Trace spaces are equivalent to interpolation spaces. In showing this, a more general sort
of trace space than that presented earlier will be used.
Definition 43.2.1Define for m a positive integer, V^{m} = V^{m}
(A0,A1,p,θ)
to be the setof functions, u such that
( )
t → tθu (t) ∈ Lp 0,∞, dt;A0 (43.2.15)
t
(43.2.15)
and
( dt )
t → tθ+m −1u(m)(t) ∈ Lp 0,∞, --;A1 . (43.2.16)
t
(43.2.16)
V^{m}is a Banach space with the norm
( )
||u|| ≡ max ||||tθu (t)|||| ,||||tθ+m−1u(m)(t)|||| .
Vm Lp(0,∞,dtt ;A0) || ||Lp(0,∞,dtt ;A1)
Thus V^{m} equals W in the case when m = 1. More generally, as in [?] different
exponents are used for the two L^{p} spaces, p_{0} in place of p for the space corresponding to
A_{0} and p_{1} in place of p for the space corresponding to A_{1}.
Definition 43.2.2Denote by T^{m}
(A0,A1, p,θ)
the set of all a ∈ A_{0} + A_{1}such that forsome u ∈ V^{m},
a = lt→im0+ u(t) ≡ trace (u ), (43.2.17)
(43.2.17)
the limit holding in A_{0} + A_{1}. For the norm
||a||Tm ≡ inf{||u||V m : trace(u) = a} . (43.2.18)
(43.2.18)
The case when m = 1 was discussed in Section 43.1. Note it is not known at
this point whether lim_{t→0+}u
(t)
even exists for every u ∈ V^{m}. Of course, if
m = 1 this was shown earlier but it has not been shown for m > 1. The following
theorem is absolutely amazing. Note the lack of dependence on m of the right
side!
Theorem 43.2.3The following hold.
Tm (A ,A ,p,θ) = (A ,A ) = (A ,A ) . (43.2.19)
0 1 0 1 θ,p,J 0 1 θ,p
(43.2.19)
Proof:It is enough to show the first equality because of Theorem 42.7.5 which
identifies
(A0,A1 )
_{θ,p,J} and
(A0,A1)
_{θ,p}. Let a ∈ T^{m}. Then there exists u ∈ V^{m} such
that
a = lim u(t) in A0 +A1.
t→0+
The first task is to modify this u
(t)
to get a better one which is more usable in order to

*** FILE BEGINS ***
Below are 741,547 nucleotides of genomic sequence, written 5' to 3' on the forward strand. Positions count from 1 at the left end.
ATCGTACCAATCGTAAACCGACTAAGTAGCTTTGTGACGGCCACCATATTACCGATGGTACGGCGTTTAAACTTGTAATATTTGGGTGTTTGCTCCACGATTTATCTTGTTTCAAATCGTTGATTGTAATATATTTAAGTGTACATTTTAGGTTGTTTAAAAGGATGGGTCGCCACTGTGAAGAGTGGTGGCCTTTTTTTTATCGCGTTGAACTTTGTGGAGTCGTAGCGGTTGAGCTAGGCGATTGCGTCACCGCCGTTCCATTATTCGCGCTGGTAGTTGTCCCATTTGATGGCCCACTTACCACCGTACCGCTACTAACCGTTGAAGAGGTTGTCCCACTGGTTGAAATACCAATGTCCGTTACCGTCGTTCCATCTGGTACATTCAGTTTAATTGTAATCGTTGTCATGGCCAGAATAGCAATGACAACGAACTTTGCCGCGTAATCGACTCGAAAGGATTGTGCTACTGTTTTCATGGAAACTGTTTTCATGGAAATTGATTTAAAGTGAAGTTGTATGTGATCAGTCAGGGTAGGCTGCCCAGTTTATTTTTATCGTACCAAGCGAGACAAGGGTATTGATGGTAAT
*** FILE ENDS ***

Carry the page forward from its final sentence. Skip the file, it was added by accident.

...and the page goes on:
show a ∈
(A0, A1)
_{θ,p,J}. Remember, it is required to find w
(t)
∈ A_{0}∩ A_{1} for all
t ∈
(0,∞ )
and a = ∫_{0}^{∞}w
(t)
dt
t
, a representation which is not known at this time. To get
such a thing, let
ϕ ∈ C∞c (0,∞ ),spt(ϕ) ⊆ [α,β] (43.2.20)
(43.2.20)
with ϕ ≥ 0 and
∫ ∞
ϕ (t) dt = 1. (43.2.21)
0 t
(43.2.21)
Then define
∫ ( ) ∫ ( )
^u(t) ≡ ∞ϕ t- u(τ) dτ-= ∞ ϕ(s)u t ds. (43.2.22)
0 τ τ 0 s s
(43.2.22)
Claim: lim_{t→0+}
^u
(t)
= a and lim_{t→∞}
^u
^{(k)
}
(t)
= 0 in A_{0} + A_{1} for all k ≤ m.
Proof of the claim:From 43.2.22 and 43.2.21 it follows that for
∫ ( )
-(−-1)m-- ∞ -tm-- (m) t
= (m − 1)! 0 ϕ(s)sm+1 u s ds ∈ A1
The last step may look very mysterious. If so, consider the case where m = 2.
( ( ))
-t ′′
ϕ(s) su s
( t ( t) ( t)) ′
= ϕ(s) − -u′ - + u -
(( s ) s ( )( s ) ( ) ( ))
= ϕ(s) − t u ′′ -t −-t + -tu′ t − t-u′ t
s s s2 s2 s s2 s
t2 ′′(t)
= ϕ(s)s3u s .
You can see the same pattern will take place for other values of m.
Now
(∫ ∞ ( −θ ( ( 1)) )p dt)1 ∕p
||a||θ,p,J ≤ t J t,v t t-
0
{∫ [( || ( )|| ) ( || ( ) || )]p }1∕p
≤ C ∞ t−θ ||||v 1 |||| + t1− θ||||v 1 |||| dt
p 0 || t ||A0 || t ||A1 t
( (∫ ( || ( )|| )p )1 ∕p
≤ C { ∞ t−θ ||||v 1 |||| dt
p( 0 || t ||A0 t